House Transportation Committee Considers Climate Policy

The House Transportation and Infrastructure Committee held a hearing on February 26 examining how federal infrastructure policy can help mitigate and adapt to climate change. The hearing was another of several hearings the Committee has held in the opening weeks of 2019, all designed to lay the foundation for a comprehensive infrastructure bill that House Democrats hope to pass by the end of May. 

At the hearing, the Committee heard primarily from academics and other "think tank" type organizations about how infrastructure policy can be tailored to mitigate the negative effects of climate change. Much of the focus with respect to surface transportation was on enhancing incentives for electric vehicles.  Several members of Congress in both parties focused their questions on natural gas incentives and the viability of that alternative fuel as well.
At a high level, one unavoidable takeaway from the hearing was that, although transportation and infrastructure investment is a bipartisan issue, once lawmakers begin scratching beneath the surface, it is clear that there is real disagreement between the parties as to what infrastructure policy should prioritize. While all Democrats on the Committee seem to accept climate change as a factual, clear and present danger, several Republicans questioned whether federal government action was necessary. "We don't need sweeping mandates that ignore economic reality," said the Committee's top ranking Republican Sam Graves (R-MO)."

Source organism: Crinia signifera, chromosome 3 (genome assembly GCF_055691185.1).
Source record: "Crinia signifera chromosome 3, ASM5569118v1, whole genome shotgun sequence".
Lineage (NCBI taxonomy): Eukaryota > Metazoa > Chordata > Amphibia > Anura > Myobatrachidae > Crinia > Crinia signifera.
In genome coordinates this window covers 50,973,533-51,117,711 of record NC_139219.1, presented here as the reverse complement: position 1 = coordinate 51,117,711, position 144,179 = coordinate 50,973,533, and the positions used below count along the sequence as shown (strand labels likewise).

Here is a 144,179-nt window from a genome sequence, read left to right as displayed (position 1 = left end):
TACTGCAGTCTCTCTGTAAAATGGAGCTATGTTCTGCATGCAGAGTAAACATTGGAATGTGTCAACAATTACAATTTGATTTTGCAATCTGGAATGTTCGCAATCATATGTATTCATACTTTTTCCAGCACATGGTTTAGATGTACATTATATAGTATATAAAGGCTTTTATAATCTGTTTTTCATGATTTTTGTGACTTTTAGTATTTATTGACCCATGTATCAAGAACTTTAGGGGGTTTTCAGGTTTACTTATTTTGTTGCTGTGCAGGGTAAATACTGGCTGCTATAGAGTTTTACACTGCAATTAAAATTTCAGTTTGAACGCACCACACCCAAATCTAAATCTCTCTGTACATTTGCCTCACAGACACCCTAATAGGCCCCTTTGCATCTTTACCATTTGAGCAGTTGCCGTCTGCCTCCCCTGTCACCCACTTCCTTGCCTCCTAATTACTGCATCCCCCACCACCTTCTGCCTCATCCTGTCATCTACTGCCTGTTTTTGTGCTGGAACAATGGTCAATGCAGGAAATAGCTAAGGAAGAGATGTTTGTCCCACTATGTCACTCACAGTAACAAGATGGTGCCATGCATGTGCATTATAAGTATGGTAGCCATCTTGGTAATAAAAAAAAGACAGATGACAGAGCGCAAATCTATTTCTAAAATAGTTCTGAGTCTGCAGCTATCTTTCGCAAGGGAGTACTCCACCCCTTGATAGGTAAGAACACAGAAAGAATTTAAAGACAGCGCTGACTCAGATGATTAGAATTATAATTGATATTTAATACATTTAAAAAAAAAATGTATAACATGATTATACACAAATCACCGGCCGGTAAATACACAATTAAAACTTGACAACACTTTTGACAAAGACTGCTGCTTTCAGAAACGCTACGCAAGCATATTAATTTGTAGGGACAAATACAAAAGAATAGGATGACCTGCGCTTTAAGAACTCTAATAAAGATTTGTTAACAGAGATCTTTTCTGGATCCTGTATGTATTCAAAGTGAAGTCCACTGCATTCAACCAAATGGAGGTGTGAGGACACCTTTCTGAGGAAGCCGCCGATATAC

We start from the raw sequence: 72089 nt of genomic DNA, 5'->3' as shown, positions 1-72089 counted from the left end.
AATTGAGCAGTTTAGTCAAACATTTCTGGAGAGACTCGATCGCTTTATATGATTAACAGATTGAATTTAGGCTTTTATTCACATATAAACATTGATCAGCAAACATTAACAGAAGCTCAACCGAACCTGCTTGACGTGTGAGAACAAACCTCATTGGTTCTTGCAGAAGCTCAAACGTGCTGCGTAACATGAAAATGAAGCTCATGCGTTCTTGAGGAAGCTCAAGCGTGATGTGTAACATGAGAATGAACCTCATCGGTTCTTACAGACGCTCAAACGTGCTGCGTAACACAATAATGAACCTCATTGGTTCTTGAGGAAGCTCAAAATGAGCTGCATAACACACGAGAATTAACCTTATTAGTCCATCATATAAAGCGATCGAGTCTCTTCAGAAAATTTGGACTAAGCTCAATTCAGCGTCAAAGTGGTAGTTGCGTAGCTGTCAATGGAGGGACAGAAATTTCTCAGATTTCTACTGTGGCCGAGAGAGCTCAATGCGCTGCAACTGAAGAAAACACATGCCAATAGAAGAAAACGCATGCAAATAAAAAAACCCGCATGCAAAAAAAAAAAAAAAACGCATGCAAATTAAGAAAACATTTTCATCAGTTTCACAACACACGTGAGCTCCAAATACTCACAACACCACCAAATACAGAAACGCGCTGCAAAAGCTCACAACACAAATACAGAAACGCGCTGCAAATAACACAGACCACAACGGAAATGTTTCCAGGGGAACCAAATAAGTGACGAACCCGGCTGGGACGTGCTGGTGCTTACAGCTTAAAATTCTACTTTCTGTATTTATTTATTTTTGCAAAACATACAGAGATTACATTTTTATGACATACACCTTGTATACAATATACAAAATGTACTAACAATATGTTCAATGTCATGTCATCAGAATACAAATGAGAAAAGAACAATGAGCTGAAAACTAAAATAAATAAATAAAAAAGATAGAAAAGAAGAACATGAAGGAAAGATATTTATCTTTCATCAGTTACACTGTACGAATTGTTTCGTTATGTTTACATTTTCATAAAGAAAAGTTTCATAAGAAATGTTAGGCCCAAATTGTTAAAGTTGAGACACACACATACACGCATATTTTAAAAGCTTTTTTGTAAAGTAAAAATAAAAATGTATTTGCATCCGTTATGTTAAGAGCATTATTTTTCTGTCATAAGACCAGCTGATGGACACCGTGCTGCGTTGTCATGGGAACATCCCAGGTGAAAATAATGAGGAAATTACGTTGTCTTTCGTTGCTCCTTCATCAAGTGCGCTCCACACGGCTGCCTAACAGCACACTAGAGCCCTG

The Committee's Democratic staff indicated in a white paper shared with lawmakers before the hearing that Democrats have three overarching climate change priorities: (1) Improve fuel efficiency standards; (2) Shift from fossil fuels to electricity and other sources; and (3) Reduce the number of vehicle miles traveled.
Although the issue of rest area commercialization did not come up during the hearing itself, one witness -- Vicki Arroyo of the Georgetown Climate Center -- supported placing electric vehicle charging infrastructure at rest areas in her written testimony. 
Specifically, Ms. Arroyo wrote: "Congress might also consider the feasibility and potential benefits and costs of exempting EV charging stations and renewable power installations from federal restrictions on commercial activity in the interstate right-of-way. These restrictions have been identified as a barrier...."
Given Democrats' support for electric vehicles, such policy proposals represent legitimate concerns for the travel center industry. 
The Committee intends to hold several more hearings in the coming months before marking up legislation in early May, with the plan being to move that legislation out of the House and send it to the Senate by the end of May. NATSO is holding it's Day on Capitol Hill on May 14-16 this year, which may occur in the middle of intense infrastructure policy deliberations in Congress.  All NATSO members are urged to register for Day on the Hill today so you can meet with lawmakers and ensure our industry's perspective is heard as Congress continues pursuing much-needed infrastructure investment.
Register for NATSO's Day on Capitol Hill today here.


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